27. Here are some lines of dialogue for your story.
28. Try one of these opening lines:
The forest sighed.
There was only one way to find out if this would work.
They were wrong. Blood did not look like ketchup.
29. Use one, some or all of these words in a story or poem: fence, line, sharp, red, cord, leaf, window
30. What does your character do at the beach? Play a competitive game of beach volleyball? Laze in the sun? Read? Catch up on email? Swim? Avoid the crowds? What do his or her preferences tell you about your character that you might not have known before?
Well, my strategy for leaving the laptop shut in order to get some writing done paid off. I’m over 2500 words further into the book today than I was when I wrote my blog on Wednesday. On top of that my journal now has several brainstormed plot notes that will keep me writing for a while. Whew! Now 2500 words in 3 days might not seem like a lot to some, but it’s a lot for me–especially considering my previous pace of glacial.
I was in one of those places where I was beginning to wonder whether anything would get me back to feeling like a writer again. Then, this morning I woke up with a scene in my head that I quickly wrote down before I went for my morning walk. I haven’t had that happen for a long time. So, yay! Feeling writerly.
Onward into the weekend, and some more writing (and some golf, too). Hope your next few days are creative and relaxing and full of reasons for you to feel like a writer.
I’ve found the perfect way to bring my writing to a complete halt. Lose confidence.
I was working on the sequel to The Dragon’s Pearl, and I was about half way through the first draft when the gloom began. I started worrying about the first book. Was it really any good? Am I wasting my time writing another? And of course, those questions led to … Is anything that I’ve ever written any good? Can I even call myself a writer? Where is the chocolate? Is it time for a nap?
Yeah, well, you get the idea.
So, last week I passed the manuscript along to a friend who has children the same ages for which the book was written. Her son “liked it a lot.” She said a couple of other nice things, too, but I was so thrilled to read just those four words, I didn’t really need any more. A child liked my book. Wow. Could it get any better? Not for me. Not right now.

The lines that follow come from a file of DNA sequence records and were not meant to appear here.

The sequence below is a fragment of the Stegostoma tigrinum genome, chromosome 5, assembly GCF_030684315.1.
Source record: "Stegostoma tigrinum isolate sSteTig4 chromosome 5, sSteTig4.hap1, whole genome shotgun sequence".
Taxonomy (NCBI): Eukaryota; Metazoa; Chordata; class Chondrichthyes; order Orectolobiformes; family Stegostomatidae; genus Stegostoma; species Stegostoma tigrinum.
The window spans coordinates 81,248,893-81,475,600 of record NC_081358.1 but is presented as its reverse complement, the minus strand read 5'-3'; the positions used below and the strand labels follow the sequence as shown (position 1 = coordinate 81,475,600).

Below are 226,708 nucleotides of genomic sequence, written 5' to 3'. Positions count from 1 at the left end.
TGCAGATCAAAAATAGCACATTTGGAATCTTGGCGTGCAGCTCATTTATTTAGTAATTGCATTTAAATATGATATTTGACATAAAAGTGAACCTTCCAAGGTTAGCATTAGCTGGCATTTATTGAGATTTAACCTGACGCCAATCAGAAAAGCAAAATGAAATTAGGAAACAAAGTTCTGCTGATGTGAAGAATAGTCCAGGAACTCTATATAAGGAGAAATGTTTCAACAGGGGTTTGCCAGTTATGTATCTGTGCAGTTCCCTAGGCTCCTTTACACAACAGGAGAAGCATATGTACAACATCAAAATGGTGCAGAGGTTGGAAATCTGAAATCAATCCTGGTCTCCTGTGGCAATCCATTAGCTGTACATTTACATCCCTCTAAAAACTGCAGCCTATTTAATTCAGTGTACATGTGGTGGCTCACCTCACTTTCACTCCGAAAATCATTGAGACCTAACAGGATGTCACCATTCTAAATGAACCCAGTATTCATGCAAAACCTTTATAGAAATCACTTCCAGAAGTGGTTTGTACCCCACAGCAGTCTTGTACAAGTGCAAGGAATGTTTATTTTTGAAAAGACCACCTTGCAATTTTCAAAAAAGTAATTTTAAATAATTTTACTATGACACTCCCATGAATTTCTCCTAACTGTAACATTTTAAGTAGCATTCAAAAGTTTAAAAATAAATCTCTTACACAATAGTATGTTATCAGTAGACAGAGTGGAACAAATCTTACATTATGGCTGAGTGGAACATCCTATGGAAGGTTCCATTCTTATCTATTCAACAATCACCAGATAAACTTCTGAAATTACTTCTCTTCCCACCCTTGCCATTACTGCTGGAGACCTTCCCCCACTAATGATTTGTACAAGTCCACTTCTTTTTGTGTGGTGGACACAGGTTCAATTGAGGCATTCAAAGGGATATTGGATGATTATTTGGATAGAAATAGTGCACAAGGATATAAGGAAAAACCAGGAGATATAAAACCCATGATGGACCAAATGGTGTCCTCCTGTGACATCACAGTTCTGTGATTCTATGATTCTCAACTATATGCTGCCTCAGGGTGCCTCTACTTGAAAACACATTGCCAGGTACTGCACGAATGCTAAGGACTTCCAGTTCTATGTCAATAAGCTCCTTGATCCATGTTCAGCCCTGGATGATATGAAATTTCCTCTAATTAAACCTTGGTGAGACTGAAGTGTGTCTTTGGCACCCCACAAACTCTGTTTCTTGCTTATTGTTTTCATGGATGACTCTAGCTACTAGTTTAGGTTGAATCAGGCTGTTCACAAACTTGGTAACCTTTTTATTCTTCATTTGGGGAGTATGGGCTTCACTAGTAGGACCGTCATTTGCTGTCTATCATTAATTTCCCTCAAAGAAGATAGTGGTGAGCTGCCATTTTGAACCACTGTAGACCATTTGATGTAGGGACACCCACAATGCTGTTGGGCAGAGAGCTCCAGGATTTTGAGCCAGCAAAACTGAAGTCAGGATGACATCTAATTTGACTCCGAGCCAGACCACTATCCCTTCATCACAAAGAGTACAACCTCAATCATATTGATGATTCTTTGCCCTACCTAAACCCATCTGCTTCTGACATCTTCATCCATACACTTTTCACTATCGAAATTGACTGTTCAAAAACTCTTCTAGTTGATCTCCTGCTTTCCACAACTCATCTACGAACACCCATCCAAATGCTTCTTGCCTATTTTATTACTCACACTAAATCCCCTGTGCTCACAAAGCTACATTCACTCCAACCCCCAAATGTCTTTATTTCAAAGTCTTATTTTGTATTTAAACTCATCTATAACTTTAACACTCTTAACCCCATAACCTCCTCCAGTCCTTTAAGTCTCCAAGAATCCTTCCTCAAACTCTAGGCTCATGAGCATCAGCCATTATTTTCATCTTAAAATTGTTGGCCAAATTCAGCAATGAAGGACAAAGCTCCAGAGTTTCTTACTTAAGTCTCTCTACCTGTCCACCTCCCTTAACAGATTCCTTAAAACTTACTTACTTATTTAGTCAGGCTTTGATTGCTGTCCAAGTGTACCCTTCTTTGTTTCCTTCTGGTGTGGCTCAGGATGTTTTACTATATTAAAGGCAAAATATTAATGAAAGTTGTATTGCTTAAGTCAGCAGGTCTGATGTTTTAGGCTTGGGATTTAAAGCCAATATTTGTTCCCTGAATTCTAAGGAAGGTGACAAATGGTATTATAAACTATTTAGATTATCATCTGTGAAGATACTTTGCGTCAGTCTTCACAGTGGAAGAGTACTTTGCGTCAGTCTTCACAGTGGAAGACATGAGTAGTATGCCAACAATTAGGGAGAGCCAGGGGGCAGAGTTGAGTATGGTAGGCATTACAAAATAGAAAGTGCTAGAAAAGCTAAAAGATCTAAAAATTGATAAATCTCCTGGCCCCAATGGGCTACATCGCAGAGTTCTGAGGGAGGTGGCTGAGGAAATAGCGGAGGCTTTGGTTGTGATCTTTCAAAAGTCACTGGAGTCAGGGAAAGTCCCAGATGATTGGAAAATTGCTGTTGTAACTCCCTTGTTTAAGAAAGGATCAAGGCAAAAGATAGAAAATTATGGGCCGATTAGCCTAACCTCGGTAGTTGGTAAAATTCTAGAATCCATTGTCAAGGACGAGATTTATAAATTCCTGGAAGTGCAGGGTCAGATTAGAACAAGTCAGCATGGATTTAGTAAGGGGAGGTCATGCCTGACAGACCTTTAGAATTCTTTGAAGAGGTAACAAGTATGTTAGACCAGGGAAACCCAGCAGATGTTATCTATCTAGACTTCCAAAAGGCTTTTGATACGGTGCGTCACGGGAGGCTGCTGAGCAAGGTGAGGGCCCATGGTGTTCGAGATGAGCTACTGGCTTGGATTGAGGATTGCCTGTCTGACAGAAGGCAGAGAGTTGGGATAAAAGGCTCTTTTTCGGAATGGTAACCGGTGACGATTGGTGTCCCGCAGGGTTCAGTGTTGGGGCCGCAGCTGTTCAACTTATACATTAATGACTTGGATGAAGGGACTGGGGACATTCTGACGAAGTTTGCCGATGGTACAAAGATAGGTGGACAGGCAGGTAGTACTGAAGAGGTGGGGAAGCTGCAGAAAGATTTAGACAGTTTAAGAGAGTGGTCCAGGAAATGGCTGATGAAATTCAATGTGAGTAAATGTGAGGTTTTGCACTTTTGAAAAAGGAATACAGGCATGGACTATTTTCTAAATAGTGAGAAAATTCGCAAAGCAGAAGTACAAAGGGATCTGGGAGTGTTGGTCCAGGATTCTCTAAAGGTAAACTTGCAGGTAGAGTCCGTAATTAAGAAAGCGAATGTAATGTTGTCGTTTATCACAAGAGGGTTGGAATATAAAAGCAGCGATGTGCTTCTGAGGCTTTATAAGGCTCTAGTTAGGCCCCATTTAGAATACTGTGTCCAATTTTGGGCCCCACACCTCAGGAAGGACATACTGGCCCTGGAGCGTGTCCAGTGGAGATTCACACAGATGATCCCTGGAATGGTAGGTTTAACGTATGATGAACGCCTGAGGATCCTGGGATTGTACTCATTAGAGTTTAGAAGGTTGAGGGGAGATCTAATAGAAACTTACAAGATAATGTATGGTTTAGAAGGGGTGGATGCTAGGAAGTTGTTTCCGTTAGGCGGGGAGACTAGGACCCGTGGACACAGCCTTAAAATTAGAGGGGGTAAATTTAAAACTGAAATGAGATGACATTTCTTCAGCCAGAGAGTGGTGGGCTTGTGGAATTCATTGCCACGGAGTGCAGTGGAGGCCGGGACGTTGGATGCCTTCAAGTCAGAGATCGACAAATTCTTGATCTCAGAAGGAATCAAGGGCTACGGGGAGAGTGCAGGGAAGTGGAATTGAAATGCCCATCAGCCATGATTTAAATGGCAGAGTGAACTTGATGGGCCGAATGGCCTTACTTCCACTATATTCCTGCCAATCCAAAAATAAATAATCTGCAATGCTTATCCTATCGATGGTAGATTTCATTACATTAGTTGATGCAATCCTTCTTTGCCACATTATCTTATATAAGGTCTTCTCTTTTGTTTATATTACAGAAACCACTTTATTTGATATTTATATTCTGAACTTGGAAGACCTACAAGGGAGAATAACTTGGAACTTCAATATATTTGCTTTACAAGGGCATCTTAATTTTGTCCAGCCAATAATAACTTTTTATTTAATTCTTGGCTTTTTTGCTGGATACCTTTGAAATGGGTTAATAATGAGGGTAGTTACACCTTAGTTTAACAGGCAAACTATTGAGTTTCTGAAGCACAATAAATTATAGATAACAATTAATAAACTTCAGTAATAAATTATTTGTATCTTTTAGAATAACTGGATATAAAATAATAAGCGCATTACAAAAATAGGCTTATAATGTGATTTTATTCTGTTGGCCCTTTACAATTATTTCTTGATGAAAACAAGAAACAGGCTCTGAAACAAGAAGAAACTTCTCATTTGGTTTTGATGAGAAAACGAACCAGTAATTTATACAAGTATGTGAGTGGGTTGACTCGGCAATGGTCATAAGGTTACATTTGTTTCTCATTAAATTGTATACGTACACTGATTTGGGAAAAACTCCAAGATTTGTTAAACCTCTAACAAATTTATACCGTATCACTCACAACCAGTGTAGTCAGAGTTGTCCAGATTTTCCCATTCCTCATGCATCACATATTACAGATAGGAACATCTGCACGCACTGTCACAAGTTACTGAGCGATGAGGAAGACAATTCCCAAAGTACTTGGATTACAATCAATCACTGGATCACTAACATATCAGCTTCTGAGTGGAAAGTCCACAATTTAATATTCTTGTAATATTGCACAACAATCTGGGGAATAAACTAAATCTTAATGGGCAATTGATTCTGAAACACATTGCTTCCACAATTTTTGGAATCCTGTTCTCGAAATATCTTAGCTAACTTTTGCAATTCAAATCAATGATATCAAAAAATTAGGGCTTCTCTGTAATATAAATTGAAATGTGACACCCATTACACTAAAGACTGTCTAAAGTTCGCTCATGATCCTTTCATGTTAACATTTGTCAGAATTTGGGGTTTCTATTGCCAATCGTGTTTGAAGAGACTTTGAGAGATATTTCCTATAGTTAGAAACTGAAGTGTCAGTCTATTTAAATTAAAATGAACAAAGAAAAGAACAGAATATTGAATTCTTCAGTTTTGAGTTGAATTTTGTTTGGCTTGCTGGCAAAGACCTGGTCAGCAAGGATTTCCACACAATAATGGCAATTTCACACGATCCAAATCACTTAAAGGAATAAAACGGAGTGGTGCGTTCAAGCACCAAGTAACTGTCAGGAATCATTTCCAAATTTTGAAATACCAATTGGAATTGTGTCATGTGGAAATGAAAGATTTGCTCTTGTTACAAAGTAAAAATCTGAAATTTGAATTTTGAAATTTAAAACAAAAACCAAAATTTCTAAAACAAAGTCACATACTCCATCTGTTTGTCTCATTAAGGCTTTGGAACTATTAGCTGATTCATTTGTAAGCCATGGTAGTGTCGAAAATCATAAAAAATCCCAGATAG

I’ve been working on some paid gigs this week, but this afternoon is set aside to get back to the manuscript. I hope that you find some creative time today, too, and that the right person at exactly the right time says that they like what you wrote.
I can’t believe it’s June already. We had every kind of weather in May from snow to a heat wave with thunderstorms, high winds and hail in between. I’m hoping that June calms down a little–and not just here, but for those other parts of North America that have already had enough destructive weather to last a lifetime.Here are the writing prompts for June. If you don’t find any of these inspiring, you can find lots to write about at the Writing Prompts tab above, too. Hope you have a creative month!
1. Use one, some, or all of these words in a story or poem.
a) music, heart, fear, jacket, flower, door
b) basket, park, jewel, mirror, thunder, hope
2. Here are some opening lines for your story.
a) Jenny smelled like cookies.
b) It was only 8:30, and already I knew I should have stayed in bed.
c) Red cars are best.
d) The wind moaned in the chimney.
e) Flat tires aren’t funny.
3. Some things I think of when I think of June. Maybe they’ll inspire a story or poem.
weddings, the longest day, summer solstice, “June is busting out all over,” June bride, D-Day, Juno, school’s out, June bug, report cards, graduation, Father’s Day, midsummer, taking off the first hay, fresh mown grass, bird song, gardens, planting, change.
4. Here are some lines of dialogue that you can use to create a story.
a) I’ve had enough
b) I’ve stepped in something
You’re right. Now, keep moving.
What is it?
You don’t want to know.
c) There’s a light flashing.
Don’t worry. It’s only a problem if it’s red.